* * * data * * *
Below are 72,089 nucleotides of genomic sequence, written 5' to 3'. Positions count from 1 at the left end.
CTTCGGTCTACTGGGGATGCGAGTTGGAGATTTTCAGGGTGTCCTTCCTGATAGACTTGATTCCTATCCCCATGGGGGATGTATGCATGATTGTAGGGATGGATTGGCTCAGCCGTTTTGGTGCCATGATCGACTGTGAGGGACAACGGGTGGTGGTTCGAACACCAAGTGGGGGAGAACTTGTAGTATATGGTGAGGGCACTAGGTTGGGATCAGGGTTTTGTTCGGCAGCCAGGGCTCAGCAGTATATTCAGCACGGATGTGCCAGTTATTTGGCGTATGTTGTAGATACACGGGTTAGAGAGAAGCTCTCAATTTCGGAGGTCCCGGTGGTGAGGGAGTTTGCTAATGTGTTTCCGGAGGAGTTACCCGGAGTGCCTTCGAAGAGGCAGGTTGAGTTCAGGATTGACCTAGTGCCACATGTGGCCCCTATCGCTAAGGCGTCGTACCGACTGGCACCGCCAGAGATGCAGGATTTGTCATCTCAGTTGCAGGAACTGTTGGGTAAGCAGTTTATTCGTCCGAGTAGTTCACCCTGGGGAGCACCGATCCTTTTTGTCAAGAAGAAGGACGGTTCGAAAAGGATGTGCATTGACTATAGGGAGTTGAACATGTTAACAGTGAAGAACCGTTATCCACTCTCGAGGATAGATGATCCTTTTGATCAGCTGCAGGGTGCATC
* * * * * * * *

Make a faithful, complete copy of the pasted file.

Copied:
Below are 72,089 nucleotides of genomic sequence, written 5' to 3'. Positions count from 1 at the left end.
CTTCGGTCTACTGGGGATGCGAGTTGGAGATTTTCAGGGTGTCCTTCCTGATAGACTTGATTCCTATCCCCATGGGGGATGTATGCATGATTGTAGGGATGGATTGGCTCAGCCGTTTTGGTGCCATGATCGACTGTGAGGGACAACGGGTGGTGGTTCGAACACCAAGTGGGGGAGAACTTGTAGTATATGGTGAGGGCACTAGGTTGGGATCAGGGTTTTGTTCGGCAGCCAGGGCTCAGCAGTATATTCAGCACGGATGTGCCAGTTATTTGGCGTATGTTGTAGATACACGGGTTAGAGAGAAGCTCTCAATTTCGGAGGTCCCGGTGGTGAGGGAGTTTGCTAATGTGTTTCCGGAGGAGTTACCCGGAGTGCCTTCGAAGAGGCAGGTTGAGTTCAGGATTGACCTAGTGCCACATGTGGCCCCTATCGCTAAGGCGTCGTACCGACTGGCACCGCCAGAGATGCAGGATTTGTCATCTCAGTTGCAGGAACTGTTGGGTAAGCAGTTTATTCGTCCGAGTAGTTCACCCTGGGGAGCACCGATCCTTTTTGTCAAGAAGAAGGACGGTTCGAAAAGGATGTGCATTGACTATAGGGAGTTGAACATGTTAACAGTGAAGAACCGTTATCCACTCTCGAGGATAGATGATCCTTTTGATCAGCTGCAGGGTGCATC